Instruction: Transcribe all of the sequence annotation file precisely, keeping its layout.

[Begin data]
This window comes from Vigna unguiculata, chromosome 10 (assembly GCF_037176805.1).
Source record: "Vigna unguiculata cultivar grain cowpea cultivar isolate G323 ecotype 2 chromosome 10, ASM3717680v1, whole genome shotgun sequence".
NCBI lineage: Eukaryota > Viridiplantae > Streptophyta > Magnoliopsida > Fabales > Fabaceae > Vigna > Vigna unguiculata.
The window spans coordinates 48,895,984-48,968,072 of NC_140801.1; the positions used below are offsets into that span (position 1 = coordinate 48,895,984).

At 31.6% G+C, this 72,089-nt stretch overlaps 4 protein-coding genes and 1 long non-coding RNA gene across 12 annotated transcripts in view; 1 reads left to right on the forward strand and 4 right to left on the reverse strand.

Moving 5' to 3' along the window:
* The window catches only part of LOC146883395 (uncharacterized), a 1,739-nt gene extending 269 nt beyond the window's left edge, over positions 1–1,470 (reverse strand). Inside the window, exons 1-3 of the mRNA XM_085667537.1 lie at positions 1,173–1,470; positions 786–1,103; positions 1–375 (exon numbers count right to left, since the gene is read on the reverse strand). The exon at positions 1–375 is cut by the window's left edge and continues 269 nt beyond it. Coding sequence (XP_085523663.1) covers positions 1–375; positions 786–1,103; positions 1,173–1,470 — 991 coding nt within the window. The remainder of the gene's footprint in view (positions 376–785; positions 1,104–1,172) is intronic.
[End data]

This window comes from Vigna unguiculata, chromosome 10 (assembly GCF_037176805.1).
Source record: "Vigna unguiculata cultivar grain cowpea cultivar isolate G323 ecotype 2 chromosome 10, ASM3717680v1, whole genome shotgun sequence".
NCBI lineage: Eukaryota > Viridiplantae > Streptophyta > Magnoliopsida > Fabales > Fabaceae > Vigna > Vigna unguiculata.
The window spans coordinates 48,895,984-48,968,072 of NC_140801.1; the positions used below are offsets into that span (position 1 = coordinate 48,895,984).

At 31.6% G+C, this 72,089-nt stretch overlaps 4 protein-coding genes and 1 long non-coding RNA gene across 12 annotated transcripts in view; 1 reads left to right on the forward strand and 4 right to left on the reverse strand.

Moving 5' to 3' along the window:
* The window catches only part of LOC146883395 (uncharacterized), a 1,739-nt gene extending 269 nt beyond the window's left edge, over positions 1–1,470 (reverse strand). Inside the window, exons 1-3 of the mRNA XM_085667537.1 lie at positions 1,173–1,470; positions 786–1,103; positions 1–375 (exon numbers count right to left, since the gene is read on the reverse strand). The exon at positions 1–375 is cut by the window's left edge and continues 269 nt beyond it. Coding sequence (XP_085523663.1) covers positions 1–375; positions 786–1,103; positions 1,173–1,470 — 991 coding nt within the window. The remainder of the gene's footprint in view (positions 376–785; positions 1,104–1,172) is intronic.